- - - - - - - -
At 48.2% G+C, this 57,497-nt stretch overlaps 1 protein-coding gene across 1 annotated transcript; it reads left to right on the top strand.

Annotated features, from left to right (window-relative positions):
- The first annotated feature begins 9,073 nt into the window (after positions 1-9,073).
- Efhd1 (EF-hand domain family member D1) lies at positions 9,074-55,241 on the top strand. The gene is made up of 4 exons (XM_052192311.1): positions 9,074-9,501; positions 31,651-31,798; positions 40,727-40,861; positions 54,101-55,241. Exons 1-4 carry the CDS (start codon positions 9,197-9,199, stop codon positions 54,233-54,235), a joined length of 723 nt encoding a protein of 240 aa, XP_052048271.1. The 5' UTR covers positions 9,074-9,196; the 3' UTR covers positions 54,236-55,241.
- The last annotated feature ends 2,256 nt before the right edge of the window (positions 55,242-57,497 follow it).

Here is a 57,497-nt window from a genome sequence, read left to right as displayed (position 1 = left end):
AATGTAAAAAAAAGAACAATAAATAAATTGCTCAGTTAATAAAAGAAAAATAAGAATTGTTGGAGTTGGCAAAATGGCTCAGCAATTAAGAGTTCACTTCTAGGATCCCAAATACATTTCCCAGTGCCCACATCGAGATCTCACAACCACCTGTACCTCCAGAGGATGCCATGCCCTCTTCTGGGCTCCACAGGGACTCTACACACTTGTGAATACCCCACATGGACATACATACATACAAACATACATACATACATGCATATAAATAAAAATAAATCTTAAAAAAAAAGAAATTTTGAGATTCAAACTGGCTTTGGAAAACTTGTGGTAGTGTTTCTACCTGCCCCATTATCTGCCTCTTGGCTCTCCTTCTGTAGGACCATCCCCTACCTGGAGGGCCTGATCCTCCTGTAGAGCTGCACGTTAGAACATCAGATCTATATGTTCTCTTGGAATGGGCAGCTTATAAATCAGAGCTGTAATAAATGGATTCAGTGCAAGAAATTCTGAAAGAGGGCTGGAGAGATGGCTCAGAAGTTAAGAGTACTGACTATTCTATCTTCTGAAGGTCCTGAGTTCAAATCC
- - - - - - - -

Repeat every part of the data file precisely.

At 48.2% G+C, this 57,497-nt stretch overlaps 1 protein-coding gene across 1 annotated transcript; it reads left to right on the top strand.

Annotated features, from left to right (window-relative positions):
- The first annotated feature begins 9,073 nt into the window (after positions 1-9,073).
- Efhd1 (EF-hand domain family member D1) lies at positions 9,074-55,241 on the top strand. The gene is made up of 4 exons (XM_052192311.1): positions 9,074-9,501; positions 31,651-31,798; positions 40,727-40,861; positions 54,101-55,241. Exons 1-4 carry the CDS (start codon positions 9,197-9,199, stop codon positions 54,233-54,235), a joined length of 723 nt encoding a protein of 240 aa, XP_052048271.1. The 5' UTR covers positions 9,074-9,196; the 3' UTR covers positions 54,236-55,241.
- The last annotated feature ends 2,256 nt before the right edge of the window (positions 55,242-57,497 follow it).

Here is a 57,497-nt window from a genome sequence, read left to right as displayed (position 1 = left end):
AATGTAAAAAAAAGAACAATAAATAAATTGCTCAGTTAATAAAAGAAAAATAAGAATTGTTGGAGTTGGCAAAATGGCTCAGCAATTAAGAGTTCACTTCTAGGATCCCAAATACATTTCCCAGTGCCCACATCGAGATCTCACAACCACCTGTACCTCCAGAGGATGCCATGCCCTCTTCTGGGCTCCACAGGGACTCTACACACTTGTGAATACCCCACATGGACATACATACATACAAACATACATACATACATGCATATAAATAAAAATAAATCTTAAAAAAAAAGAAATTTTGAGATTCAAACTGGCTTTGGAAAACTTGTGGTAGTGTTTCTACCTGCCCCATTATCTGCCTCTTGGCTCTCCTTCTGTAGGACCATCCCCTACCTGGAGGGCCTGATCCTCCTGTAGAGCTGCACGTTAGAACATCAGATCTATATGTTCTCTTGGAATGGGCAGCTTATAAATCAGAGCTGTAATAAATGGATTCAGTGCAAGAAATTCTGAAAGAGGGCTGGAGAGATGGCTCAGAAGTTAAGAGTACTGACTATTCTATCTTCTGAAGGTCCTGAGTTCAAATCC